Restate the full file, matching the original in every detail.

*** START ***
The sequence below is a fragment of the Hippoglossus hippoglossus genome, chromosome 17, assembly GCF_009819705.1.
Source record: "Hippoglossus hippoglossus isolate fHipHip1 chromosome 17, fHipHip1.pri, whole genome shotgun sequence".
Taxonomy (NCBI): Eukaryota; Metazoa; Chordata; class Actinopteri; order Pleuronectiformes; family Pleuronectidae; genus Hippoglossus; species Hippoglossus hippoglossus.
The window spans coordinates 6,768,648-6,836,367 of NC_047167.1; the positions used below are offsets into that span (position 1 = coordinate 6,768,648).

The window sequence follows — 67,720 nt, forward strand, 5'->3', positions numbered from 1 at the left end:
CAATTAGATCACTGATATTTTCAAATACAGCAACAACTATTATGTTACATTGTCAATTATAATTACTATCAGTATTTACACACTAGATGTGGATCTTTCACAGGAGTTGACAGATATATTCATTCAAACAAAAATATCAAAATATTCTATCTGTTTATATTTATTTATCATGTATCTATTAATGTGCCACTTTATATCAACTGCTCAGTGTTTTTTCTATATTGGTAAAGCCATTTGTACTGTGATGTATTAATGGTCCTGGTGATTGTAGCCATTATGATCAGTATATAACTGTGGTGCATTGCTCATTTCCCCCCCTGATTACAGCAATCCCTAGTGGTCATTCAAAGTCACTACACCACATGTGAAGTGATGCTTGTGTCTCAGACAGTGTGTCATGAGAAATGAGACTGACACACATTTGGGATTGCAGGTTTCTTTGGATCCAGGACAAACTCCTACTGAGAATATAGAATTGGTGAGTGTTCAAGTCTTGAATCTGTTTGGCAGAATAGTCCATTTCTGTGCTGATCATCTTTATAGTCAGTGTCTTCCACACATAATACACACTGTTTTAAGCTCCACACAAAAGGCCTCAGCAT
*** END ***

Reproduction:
The sequence below is a fragment of the Hippoglossus hippoglossus genome, chromosome 17, assembly GCF_009819705.1.
Source record: "Hippoglossus hippoglossus isolate fHipHip1 chromosome 17, fHipHip1.pri, whole genome shotgun sequence".
Taxonomy (NCBI): Eukaryota; Metazoa; Chordata; class Actinopteri; order Pleuronectiformes; family Pleuronectidae; genus Hippoglossus; species Hippoglossus hippoglossus.
The window spans coordinates 6,768,648-6,836,367 of NC_047167.1; the positions used below are offsets into that span (position 1 = coordinate 6,768,648).

The window sequence follows — 67,720 nt, forward strand, 5'->3', positions numbered from 1 at the left end:
CAATTAGATCACTGATATTTTCAAATACAGCAACAACTATTATGTTACATTGTCAATTATAATTACTATCAGTATTTACACACTAGATGTGGATCTTTCACAGGAGTTGACAGATATATTCATTCAAACAAAAATATCAAAATATTCTATCTGTTTATATTTATTTATCATGTATCTATTAATGTGCCACTTTATATCAACTGCTCAGTGTTTTTTCTATATTGGTAAAGCCATTTGTACTGTGATGTATTAATGGTCCTGGTGATTGTAGCCATTATGATCAGTATATAACTGTGGTGCATTGCTCATTTCCCCCCCTGATTACAGCAATCCCTAGTGGTCATTCAAAGTCACTACACCACATGTGAAGTGATGCTTGTGTCTCAGACAGTGTGTCATGAGAAATGAGACTGACACACATTTGGGATTGCAGGTTTCTTTGGATCCAGGACAAACTCCTACTGAGAATATAGAATTGGTGAGTGTTCAAGTCTTGAATCTGTTTGGCAGAATAGTCCATTTCTGTGCTGATCATCTTTATAGTCAGTGTCTTCCACACATAATACACACTGTTTTAAGCTCCACACAAAAGGCCTCAGCAT